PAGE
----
“Long, blue, spiky-edged shadows crept out across the snow-fields, while a rosy glow, at first scarce discernible, gradually deepened and suffused every mountain-top, flushing the glaciers and the harsh crags above them. This was the alpenglow, to me the most impressive of all the terrestrial manifestations of God. At the touch of this divine light, the mountains seemed to kindle to a rapt, religious consciousness, and stood hushed like devout worshippers waiting to be blessed.”
― John Muir, The Wild Muir: Twenty-Two of John Muir’s Greatest Adventures
Isn’t this world beautiful? Sometimes the beauty is easy to see. Sometimes the mountains rise up and knock you upside the head with their presence and compel you to acknowledge their magnificence.
Sometimes, it takes a little more time to appreciate. Yesterday, sitting in my back yard, I watched a bee burrow into the ground. I had never seen a bee burrow into the ground before. I leaned over watching her industrious efforts, and after she was gone from sight, I googled “bees that burrow” and read about miner bees. Unlike other bees who live in hives and communities, miner bees are solitary and non-aggressive. They live alone in nests they create in the soil. The female lays her eggs in the tunnel and seals it up with enough pollen for the larvae to feed on for a year. They play a critical role in pollinating and according to Wikipedia, some plants can only be effectively pollinated by a specific kind of miner bee.
I sat back in my chair reflecting how much bigger and more intricate this world is than I can possibly imagine. The next morning, I found the bee dead beside her hole. I don’t know why she died. I do know that I felt sad, and I picked her up and brought her inside. I pulled out my jewelers lens and looked at her up close. I was struck by her eyes and the shiny grid that reflected in them. I admired how the antennae was segmented and how the hair grew in rows on the abdomen. And the wings! Their translucence and elegance belied their functionality. She was truly gorgeous.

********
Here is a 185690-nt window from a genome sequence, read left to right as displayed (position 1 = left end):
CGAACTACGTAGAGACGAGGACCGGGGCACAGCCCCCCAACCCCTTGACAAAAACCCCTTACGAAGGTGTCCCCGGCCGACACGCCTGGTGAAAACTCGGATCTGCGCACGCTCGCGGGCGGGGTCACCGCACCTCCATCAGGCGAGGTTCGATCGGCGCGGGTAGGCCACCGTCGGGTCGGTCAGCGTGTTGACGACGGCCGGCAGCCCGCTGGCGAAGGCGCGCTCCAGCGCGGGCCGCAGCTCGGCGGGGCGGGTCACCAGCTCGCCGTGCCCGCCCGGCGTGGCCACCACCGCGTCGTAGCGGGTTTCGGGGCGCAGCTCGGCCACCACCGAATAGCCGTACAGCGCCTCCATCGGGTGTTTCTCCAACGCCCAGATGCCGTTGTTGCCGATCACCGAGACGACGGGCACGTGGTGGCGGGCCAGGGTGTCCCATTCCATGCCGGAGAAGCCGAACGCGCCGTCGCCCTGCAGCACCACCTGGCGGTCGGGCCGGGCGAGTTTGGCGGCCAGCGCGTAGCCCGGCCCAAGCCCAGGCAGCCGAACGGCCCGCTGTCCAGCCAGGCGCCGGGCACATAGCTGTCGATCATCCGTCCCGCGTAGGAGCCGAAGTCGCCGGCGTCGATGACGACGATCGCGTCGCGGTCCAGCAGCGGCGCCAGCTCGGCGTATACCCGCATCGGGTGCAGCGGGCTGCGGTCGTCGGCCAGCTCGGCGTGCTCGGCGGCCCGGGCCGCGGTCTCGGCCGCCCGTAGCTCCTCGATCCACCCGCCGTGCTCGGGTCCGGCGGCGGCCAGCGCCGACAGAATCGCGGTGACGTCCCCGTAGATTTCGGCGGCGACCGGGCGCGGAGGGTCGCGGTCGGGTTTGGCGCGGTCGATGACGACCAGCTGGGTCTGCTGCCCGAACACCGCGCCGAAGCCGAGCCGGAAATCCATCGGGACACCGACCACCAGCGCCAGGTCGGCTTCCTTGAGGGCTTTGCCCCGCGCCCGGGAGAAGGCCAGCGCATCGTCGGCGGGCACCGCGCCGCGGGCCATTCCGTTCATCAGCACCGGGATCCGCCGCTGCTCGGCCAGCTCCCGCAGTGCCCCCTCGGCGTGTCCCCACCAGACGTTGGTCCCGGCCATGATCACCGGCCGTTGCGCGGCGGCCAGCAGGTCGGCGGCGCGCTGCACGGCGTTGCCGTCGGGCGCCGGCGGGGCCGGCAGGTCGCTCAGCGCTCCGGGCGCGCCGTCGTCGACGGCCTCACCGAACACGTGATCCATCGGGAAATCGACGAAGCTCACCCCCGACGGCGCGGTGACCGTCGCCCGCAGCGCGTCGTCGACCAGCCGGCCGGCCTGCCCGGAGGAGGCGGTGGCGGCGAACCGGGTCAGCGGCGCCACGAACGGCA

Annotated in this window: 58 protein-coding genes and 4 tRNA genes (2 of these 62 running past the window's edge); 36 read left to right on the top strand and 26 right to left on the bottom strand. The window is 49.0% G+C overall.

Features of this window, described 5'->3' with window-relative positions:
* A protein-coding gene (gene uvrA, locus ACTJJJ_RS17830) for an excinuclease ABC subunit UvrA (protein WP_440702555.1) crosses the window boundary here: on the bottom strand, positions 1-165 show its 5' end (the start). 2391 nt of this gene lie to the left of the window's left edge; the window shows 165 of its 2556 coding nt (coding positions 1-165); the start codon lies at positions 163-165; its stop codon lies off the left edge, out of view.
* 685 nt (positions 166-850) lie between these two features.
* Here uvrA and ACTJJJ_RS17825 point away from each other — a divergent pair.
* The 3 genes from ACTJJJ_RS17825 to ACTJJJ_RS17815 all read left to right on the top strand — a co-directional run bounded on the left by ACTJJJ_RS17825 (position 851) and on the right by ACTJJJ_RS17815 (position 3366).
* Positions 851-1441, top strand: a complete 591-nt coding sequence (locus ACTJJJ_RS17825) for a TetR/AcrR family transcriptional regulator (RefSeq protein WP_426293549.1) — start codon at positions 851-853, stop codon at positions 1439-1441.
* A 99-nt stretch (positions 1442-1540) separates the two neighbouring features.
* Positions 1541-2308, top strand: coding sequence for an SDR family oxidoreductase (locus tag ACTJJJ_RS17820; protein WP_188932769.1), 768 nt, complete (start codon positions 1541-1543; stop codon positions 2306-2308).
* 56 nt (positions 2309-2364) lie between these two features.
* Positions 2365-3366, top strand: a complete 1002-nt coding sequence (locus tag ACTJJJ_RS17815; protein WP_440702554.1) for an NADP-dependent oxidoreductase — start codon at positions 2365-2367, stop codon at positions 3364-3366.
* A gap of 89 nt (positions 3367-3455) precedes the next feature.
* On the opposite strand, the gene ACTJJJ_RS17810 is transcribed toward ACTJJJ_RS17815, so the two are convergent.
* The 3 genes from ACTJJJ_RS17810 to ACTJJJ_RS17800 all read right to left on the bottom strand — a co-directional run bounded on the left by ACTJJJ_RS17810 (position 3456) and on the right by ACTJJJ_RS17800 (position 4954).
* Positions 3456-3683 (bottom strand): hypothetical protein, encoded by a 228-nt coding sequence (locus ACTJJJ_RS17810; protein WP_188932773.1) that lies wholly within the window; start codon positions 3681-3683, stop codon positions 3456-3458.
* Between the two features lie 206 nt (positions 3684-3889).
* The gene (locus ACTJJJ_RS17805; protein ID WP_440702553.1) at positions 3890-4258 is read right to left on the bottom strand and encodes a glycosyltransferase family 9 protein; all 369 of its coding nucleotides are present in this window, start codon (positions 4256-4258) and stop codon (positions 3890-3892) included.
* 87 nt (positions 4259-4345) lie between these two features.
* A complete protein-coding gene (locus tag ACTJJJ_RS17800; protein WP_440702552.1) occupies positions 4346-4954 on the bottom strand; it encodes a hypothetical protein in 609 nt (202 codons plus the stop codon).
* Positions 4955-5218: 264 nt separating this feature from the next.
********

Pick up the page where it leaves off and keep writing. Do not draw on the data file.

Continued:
Why We Love the Earth
The earth provides for our physical well-being. It provides food, shelter, water, air. Without these things, we cannot live. If we love ourselves, then we must love the earth and take care of her, because what happens to her happens to us.
It also provides for our spiritual well-being. John Muir, the founder of the Sierra Club and a naturalist in the late 19th and early 20th century, was influential in preserving some of America’s most stunning natural spaces including Yosemite and Sequoia National Park, and for that service, we should be eternally grateful.
He wrote, “Climb the mountains and get their good tidings. Nature’s peace will flow into you as sunshine flows into trees. The winds will blow their own freshness into you, and the storms their energy, while cares will drop off like autumn leaves.”
If we love feeling awe, wonder, and peace at the earth’s beauty, then we must cultivate our connection to nature.
Give your energy to ending pollution, because our bodies need a healthy world.
Give your voice to protect natural places, because our spirit needs a beautiful world.
Give your time to crafting a life that honors the earth, because you love the earth and respect what it gives you every moment you are on it.